KAI RYSSDAL: Mainstream movie audiences can go see "Pirates of the Carribean" or "Superman" all they want this summer. But car buffs out there can catch a film made just for them. It's called "Who Killed the Electric Car?" About GM pulling the plug on its electric car, the EV-1. The title's a little misleading, though. Los Angeles Times car critic Dan Neil visited a hangar at the Santa Monica Airport last night. And he reports the electric car is alive and well.
DAN NEIL: The Barker hangar has been transformed into an after-hours lounge, with sleek white furniture, thrumming electronica and Grey Goose vodka glowing on uplit glass shelves. The hors d'oevres? Salmon, liver pate, lamb on skewers.
But we're here to see the unveiling of a new electric car so, um, where's the granola?
Except that, this isn't your ordinary electric car. By that I mean slow, low range, a glorified golf cart, a hairshirt of eco-virtue for laptop liberals. This is the first offering of Tesla Motors, a Silicon Valley-based car company that is devoted to saving the planet, one scary blast of acceleration at a time.
Martin Eberhard founded the company. When he first started raising money three years ago, investors kept telling him the same thing:
MARTIN EBERHARD: If you were taking into account inflation, gasoline is the cheapest it's ever been. Why do we need electric cars? Global warming came along, Middle East wars came along, Venezuela decided to hate us even more . . . Gasoline prices have gone way up and suddenly it made a lot more sense.
Eberhard's strategy? Make an electric car that's quick, sporty, rock-your-world cool. The Tesla Roadster is all that. It looks a little like a shrinking-ray version of the Porsche Carrera GT. But with a whopping 240-horsepower electric motor and a monster lithium-ion battery.
More fun facts: The roadster goes from 0-60 miles per hour in about four seconds — faster than a Porsche 911. And gets the electrical equivalent of about 135 miles per gallon. It works out to be about a penny a mile, with a range of between 200 and 250 miles. The soundtrack to this is a faint and florid whine, the sound of electrons doing their stuff.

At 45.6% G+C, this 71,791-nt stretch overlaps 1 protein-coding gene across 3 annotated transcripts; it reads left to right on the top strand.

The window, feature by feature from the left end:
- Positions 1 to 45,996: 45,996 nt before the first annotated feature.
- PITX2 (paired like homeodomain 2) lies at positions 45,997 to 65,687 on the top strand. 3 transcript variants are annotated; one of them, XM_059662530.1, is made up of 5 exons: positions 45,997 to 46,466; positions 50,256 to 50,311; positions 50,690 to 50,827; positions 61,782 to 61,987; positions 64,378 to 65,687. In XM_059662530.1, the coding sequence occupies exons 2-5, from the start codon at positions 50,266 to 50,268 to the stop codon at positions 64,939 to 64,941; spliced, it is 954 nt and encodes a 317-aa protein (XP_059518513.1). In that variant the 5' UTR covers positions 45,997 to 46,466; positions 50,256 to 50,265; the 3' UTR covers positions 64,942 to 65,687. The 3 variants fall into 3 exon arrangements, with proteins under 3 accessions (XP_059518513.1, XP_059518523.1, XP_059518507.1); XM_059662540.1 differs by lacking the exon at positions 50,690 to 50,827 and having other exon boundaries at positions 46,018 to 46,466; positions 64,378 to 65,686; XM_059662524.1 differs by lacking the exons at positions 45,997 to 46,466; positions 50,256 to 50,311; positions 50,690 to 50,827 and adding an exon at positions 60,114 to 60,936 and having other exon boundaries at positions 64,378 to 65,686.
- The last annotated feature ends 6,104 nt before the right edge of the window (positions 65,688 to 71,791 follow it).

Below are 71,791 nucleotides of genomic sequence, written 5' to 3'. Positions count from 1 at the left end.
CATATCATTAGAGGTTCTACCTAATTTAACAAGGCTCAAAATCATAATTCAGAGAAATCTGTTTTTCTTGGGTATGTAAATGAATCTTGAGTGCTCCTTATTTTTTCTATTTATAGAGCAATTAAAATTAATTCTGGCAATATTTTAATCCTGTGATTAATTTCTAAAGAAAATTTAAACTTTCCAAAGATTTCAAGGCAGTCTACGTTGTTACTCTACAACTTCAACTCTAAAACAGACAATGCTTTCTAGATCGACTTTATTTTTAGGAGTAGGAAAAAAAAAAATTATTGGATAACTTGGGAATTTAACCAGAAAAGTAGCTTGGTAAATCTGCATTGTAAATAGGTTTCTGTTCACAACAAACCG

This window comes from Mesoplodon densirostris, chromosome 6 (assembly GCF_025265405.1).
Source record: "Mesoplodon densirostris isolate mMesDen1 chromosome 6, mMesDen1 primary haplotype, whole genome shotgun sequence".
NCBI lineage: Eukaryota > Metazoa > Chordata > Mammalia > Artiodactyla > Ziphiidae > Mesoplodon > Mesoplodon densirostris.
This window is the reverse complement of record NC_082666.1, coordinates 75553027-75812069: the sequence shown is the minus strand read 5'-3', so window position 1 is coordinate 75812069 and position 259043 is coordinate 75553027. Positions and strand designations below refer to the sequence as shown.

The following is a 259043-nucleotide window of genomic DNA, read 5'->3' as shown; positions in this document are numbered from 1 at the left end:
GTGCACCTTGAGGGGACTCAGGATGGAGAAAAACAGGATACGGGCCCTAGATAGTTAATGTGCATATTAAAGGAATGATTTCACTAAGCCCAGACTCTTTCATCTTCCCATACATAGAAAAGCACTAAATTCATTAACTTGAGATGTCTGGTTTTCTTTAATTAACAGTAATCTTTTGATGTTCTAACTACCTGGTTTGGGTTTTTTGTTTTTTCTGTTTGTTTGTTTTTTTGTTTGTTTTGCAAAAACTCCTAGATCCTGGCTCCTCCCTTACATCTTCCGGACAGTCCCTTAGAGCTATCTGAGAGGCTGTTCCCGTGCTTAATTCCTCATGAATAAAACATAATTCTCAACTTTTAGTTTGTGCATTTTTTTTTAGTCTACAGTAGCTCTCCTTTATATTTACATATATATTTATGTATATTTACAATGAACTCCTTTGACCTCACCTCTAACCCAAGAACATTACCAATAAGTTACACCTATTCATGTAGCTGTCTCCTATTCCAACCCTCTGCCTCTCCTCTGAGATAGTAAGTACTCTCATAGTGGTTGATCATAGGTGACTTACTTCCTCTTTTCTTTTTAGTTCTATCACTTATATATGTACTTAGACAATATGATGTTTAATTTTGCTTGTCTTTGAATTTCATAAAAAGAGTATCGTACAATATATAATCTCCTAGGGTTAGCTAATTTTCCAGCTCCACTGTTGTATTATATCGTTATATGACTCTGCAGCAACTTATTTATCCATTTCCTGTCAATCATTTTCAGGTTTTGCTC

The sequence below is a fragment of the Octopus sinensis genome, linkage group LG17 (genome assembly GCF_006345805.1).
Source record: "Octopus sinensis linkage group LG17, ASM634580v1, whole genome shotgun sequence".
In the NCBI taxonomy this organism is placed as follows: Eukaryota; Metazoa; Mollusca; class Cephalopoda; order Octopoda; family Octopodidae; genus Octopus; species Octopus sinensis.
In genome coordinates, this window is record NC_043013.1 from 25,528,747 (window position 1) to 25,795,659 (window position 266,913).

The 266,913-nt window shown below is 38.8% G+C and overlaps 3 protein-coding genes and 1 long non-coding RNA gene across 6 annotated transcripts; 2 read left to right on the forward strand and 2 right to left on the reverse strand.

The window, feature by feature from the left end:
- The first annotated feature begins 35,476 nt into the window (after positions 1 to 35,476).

The event tonight is to meet prospective buyers. The first 100 line-signers will get a "signature edition" for $100,000. The production car will cost around $80-$85,000 — around what a 911 costs.
Detroit, not known for its cat-like reflexes, probably isn't sweating the Tesla. Electric-vehicle advocates think it should be. I ran into Chris Paine at the party. He's the director of "Who Killed the Electric Car?"He thinks the Tesla is a bolt of lightning across Detroit's bow.
CHRIS PAINE: Detroit is addicted, if you will, to the internal combustion engine. So, in this case, Silicon Valley has come in, said, "Hey, we don't need the engine. We're just gonna have a motor and batteries. OK, yes, the first ones are very expensive here, but this is the beginning of a revolution.
It's a revolution that's getting a lot of venture capital cash. Tesla has already raised $60 million. Investors include Elon Musk — he founded PayPal and has invested nearly $30 million of his own money in the company. Then there's the Brothers Google: Larry Page and Sergey Brin. And some of the other Googillionaires have electric car fever too. Jorg Brown bought a car last night. He's been jonesing for an electric car for about five years. And in that time he's learned a lot about how Planet EV.
JORG BROWN: There are a lot of really flaky people in the EV business. Not to be negative about them, but it's like good-hearted people who can't quite put it all together. Until the day that I met Martin Eberhard, the founder of this company. He was the first person who was like . . . "You've actually got it all together. You actually stand a chance."
With the revenue from the sports car program, Tesla wants to launch a four-door family car by about 2008, to be assembled in the US, with a price of around $40,000.
Perhaps the sequel to "Who Killed the Electric Car?" will be "Who Revived the Electric Car?" Eberhard and company are sure to have a starring role.
From Santa Monica, I'm Dan Neil for Marketplace.